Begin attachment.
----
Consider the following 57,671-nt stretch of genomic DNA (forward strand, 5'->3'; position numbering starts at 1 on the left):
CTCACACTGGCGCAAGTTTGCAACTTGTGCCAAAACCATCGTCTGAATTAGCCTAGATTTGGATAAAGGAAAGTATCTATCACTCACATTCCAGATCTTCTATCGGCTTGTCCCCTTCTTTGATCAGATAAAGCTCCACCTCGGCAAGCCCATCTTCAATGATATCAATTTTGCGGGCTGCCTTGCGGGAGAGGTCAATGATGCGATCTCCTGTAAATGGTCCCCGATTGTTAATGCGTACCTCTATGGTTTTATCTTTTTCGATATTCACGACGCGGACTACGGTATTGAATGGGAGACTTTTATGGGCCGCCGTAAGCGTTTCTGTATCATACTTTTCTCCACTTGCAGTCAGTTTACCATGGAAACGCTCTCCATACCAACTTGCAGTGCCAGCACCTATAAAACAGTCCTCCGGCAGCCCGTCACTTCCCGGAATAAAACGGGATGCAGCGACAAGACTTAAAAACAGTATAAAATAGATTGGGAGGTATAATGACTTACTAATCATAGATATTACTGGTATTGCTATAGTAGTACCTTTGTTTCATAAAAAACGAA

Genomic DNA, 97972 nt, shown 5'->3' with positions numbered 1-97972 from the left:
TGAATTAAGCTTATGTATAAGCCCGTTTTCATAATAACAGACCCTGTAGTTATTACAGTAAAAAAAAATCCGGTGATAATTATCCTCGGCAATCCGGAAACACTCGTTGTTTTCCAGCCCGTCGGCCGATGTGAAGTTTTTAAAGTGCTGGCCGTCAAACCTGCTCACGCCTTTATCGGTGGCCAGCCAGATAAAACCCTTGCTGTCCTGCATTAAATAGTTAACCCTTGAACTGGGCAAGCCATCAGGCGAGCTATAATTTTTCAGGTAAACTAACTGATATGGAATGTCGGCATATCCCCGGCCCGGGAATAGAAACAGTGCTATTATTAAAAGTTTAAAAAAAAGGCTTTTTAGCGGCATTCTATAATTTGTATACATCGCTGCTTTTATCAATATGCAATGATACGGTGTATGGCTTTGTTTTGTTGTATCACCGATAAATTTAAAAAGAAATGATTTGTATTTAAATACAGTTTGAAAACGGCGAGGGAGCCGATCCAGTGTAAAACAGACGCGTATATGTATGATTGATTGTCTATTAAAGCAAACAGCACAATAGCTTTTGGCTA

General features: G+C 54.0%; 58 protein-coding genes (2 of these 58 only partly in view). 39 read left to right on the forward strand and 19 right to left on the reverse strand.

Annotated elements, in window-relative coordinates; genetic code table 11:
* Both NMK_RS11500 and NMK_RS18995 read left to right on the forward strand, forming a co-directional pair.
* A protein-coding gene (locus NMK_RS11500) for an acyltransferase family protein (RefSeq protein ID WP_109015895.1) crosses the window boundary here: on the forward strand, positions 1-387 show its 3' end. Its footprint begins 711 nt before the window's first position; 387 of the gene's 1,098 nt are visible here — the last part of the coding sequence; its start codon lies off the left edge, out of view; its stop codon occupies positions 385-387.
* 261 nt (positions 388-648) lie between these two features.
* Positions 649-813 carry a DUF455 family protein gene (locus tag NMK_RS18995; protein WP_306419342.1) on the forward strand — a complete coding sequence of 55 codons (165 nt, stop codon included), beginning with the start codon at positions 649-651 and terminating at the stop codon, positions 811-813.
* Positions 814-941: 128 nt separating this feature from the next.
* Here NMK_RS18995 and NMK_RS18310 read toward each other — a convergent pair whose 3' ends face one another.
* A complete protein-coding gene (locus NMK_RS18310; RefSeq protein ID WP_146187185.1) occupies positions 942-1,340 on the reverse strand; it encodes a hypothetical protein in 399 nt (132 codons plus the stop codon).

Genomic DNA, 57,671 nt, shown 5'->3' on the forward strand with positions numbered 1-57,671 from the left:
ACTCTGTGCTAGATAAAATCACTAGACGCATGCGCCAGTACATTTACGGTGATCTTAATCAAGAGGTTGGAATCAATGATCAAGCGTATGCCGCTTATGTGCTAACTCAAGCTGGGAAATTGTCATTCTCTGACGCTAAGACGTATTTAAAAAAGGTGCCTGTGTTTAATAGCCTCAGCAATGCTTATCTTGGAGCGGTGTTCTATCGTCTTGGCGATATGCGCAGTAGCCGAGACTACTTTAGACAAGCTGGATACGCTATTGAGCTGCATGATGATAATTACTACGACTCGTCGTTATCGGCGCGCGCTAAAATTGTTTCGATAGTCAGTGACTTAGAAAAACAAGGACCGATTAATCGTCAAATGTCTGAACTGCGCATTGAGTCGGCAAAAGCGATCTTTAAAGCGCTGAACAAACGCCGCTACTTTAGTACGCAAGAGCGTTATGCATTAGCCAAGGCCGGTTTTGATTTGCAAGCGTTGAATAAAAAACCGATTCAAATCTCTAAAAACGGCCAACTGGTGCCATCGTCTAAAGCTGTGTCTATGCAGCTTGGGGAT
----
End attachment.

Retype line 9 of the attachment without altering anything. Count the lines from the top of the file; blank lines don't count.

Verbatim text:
* 261 nt (positions 388-648) lie between these two features.